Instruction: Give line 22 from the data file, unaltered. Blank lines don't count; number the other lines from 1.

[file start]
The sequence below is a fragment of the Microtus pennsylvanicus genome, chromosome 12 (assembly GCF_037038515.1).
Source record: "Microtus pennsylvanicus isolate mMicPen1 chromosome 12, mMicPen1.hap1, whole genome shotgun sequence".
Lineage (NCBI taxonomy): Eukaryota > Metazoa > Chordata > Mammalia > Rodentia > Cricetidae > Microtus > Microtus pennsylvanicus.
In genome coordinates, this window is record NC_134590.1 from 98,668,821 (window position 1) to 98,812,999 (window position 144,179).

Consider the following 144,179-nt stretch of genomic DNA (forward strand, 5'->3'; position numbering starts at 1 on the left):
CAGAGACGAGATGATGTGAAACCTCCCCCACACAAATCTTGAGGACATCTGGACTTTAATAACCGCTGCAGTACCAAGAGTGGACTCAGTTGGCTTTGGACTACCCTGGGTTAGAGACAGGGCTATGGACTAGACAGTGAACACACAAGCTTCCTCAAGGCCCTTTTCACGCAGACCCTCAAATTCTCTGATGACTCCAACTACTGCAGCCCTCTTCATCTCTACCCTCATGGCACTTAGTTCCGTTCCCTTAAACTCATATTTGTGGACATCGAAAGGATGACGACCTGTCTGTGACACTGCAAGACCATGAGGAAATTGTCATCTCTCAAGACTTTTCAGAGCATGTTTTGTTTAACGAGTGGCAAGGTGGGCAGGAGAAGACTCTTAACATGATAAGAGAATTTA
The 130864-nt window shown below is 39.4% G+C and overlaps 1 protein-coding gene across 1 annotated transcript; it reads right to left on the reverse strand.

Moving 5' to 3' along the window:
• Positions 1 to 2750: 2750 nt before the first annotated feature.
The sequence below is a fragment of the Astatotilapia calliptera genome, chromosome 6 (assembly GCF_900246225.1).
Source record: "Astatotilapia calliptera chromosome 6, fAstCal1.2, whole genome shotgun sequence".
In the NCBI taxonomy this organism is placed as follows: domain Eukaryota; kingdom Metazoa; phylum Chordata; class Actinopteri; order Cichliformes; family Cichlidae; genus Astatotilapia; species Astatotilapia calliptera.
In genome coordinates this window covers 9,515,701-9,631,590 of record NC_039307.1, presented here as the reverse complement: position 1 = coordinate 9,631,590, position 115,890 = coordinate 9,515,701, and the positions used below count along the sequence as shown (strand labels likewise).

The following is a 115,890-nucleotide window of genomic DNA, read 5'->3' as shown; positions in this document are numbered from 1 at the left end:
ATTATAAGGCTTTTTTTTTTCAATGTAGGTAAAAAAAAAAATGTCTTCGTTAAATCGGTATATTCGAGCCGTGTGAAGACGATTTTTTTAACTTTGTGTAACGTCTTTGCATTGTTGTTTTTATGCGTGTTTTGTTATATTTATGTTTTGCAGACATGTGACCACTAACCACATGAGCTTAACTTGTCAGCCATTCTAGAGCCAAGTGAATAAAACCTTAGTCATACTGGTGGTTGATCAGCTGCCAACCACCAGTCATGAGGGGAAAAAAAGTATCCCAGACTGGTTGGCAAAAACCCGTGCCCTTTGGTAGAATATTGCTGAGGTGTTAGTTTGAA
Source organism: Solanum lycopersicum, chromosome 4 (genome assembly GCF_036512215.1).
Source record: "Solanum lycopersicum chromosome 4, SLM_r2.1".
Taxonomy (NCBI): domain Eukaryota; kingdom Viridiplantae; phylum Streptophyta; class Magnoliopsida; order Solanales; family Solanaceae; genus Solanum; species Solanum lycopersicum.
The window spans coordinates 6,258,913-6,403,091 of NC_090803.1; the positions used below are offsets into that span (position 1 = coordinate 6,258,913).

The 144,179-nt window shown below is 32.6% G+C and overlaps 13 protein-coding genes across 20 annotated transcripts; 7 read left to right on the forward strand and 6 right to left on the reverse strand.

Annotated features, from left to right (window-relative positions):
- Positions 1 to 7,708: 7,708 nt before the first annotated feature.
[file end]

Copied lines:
- Positions 1 to 7,708: 7,708 nt before the first annotated feature.